Smaller performance dog?

Discussion in 'The Dog Breeds' started by Storee's Mom, Feb 20, 2008.

  1. Storee's Mom

    Storee's Mom New Member

    Joined:
    Feb 13, 2008
    Messages:
    120
    Likes Received:
    0
    Trophy Points:
    0
    Location:
    Alberta, Canada
    Thought I'd ask on here what people liked/didn't like about some of the smaller 'performance' dog breeds out there.

    Currently we have two goldens and a border collie, all are doing agility and rally, or training towards that goal. However I'd like to get a smaller dog for the experience as well as something that possibly my son can handle when he's much older. There's no rush, I'm thinking in two years or so depending on things. I do teach classes and have access to agility equipment as well, right now not as much as I'd like but in a few years should have all the training time I need/want.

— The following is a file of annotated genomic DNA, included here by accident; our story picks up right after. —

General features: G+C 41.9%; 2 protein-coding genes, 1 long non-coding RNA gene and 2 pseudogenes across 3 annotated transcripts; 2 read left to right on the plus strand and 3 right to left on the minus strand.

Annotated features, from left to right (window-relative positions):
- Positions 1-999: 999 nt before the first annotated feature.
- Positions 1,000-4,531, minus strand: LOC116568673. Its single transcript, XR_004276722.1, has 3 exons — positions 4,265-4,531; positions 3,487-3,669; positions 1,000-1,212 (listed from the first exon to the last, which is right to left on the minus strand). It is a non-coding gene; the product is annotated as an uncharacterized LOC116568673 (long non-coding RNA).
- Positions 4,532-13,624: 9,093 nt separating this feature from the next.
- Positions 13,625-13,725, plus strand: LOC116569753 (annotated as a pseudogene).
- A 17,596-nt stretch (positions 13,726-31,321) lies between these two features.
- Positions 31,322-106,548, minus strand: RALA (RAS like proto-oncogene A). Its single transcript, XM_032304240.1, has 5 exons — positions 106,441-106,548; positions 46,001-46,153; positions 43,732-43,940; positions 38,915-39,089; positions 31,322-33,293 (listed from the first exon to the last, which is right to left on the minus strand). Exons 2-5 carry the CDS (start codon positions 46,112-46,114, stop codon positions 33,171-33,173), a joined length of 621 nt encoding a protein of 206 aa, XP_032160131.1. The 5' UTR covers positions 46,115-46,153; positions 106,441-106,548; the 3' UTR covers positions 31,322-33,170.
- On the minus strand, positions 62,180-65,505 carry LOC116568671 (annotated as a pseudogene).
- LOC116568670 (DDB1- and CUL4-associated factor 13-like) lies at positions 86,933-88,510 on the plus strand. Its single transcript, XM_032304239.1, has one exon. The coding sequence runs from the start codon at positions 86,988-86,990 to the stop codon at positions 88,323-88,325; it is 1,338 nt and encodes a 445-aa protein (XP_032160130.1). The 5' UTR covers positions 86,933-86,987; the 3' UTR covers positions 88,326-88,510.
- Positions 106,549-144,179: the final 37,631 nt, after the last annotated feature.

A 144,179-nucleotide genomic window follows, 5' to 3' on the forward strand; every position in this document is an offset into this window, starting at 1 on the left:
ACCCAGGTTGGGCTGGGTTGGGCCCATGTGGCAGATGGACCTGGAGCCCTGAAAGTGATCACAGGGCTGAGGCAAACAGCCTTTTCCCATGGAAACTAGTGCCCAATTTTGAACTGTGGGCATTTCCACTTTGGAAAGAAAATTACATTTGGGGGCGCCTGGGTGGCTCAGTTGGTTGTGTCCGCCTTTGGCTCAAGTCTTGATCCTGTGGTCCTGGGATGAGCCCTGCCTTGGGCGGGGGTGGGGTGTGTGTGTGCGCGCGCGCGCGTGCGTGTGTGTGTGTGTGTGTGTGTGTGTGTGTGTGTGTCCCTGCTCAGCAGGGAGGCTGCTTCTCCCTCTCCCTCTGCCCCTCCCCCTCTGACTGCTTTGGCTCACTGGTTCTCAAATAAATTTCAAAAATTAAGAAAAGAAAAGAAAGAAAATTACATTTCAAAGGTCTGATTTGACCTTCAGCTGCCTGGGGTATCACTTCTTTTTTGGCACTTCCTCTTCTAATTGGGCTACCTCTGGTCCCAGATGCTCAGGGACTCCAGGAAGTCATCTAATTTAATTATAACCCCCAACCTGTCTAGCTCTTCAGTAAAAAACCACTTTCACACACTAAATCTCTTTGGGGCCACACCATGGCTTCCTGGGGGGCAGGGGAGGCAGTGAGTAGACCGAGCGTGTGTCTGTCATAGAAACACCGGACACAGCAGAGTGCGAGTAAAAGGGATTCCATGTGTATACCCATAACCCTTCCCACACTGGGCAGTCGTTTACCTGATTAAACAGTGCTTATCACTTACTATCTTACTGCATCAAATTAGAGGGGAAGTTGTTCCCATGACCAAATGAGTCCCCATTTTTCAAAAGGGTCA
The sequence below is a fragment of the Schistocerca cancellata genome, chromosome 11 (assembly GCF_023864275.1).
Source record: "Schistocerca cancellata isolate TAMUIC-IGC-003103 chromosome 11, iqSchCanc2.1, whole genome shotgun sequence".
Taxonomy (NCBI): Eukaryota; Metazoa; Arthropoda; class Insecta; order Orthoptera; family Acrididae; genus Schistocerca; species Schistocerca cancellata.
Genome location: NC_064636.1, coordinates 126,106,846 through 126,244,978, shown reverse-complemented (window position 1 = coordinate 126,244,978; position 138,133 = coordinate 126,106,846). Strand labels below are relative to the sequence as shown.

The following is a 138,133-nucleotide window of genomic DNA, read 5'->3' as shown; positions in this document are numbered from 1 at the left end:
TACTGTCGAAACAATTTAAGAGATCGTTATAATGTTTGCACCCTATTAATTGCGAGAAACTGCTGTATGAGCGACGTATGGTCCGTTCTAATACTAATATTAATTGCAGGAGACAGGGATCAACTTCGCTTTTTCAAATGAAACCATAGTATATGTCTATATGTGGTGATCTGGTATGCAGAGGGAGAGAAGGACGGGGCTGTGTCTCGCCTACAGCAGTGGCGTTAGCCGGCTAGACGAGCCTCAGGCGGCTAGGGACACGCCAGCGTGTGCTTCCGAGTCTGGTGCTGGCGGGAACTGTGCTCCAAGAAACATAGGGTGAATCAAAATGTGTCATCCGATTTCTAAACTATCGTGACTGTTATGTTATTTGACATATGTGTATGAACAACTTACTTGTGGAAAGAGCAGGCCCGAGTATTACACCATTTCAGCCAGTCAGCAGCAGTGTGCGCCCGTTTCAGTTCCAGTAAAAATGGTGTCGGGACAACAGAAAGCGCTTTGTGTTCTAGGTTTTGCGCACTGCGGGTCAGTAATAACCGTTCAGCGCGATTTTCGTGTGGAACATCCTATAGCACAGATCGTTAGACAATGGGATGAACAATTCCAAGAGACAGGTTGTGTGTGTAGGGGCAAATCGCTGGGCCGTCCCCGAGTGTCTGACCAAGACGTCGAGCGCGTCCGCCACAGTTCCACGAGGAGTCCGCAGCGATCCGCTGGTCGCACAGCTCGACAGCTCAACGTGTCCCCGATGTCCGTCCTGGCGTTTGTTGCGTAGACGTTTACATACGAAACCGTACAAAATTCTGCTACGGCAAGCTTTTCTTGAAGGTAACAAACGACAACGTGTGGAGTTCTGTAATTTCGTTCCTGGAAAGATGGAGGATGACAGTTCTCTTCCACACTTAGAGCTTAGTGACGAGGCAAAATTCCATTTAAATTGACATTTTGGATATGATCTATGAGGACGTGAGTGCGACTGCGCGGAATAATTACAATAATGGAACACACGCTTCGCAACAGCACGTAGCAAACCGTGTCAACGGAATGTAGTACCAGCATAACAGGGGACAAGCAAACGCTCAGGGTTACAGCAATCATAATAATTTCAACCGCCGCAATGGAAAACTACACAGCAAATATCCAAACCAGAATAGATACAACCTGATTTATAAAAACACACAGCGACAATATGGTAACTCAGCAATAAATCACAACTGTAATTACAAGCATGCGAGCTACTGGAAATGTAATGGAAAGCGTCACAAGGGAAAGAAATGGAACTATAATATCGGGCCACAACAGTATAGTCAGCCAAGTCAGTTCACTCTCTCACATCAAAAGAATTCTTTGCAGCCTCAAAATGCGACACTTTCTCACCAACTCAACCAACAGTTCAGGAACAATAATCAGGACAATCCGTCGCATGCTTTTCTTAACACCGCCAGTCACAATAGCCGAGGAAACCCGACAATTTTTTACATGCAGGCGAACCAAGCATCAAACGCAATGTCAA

Anyhow I'm looking at a JRT, Sheltie, Pap or mini aussie mostly.

    The JRT's around here are mostly go to ground if anything, not a lot of choice in the matter, and I've seen some that I'd find too soft for my tastes.

    The shelties, some oversized huge high drive ones, or just conformation only breeders. My concern there is mostly getting one that 'does' have drive and isn't fearful of everything, and grooming - how much grooming do they really need?

    Paps seem pretty cool, most of them. My concern there would be the bigger dogs who play hard doing some damage to them, I don't want to have to do separate walks to prevent that, and the two younger dogs are pretty mouthy and rough in play.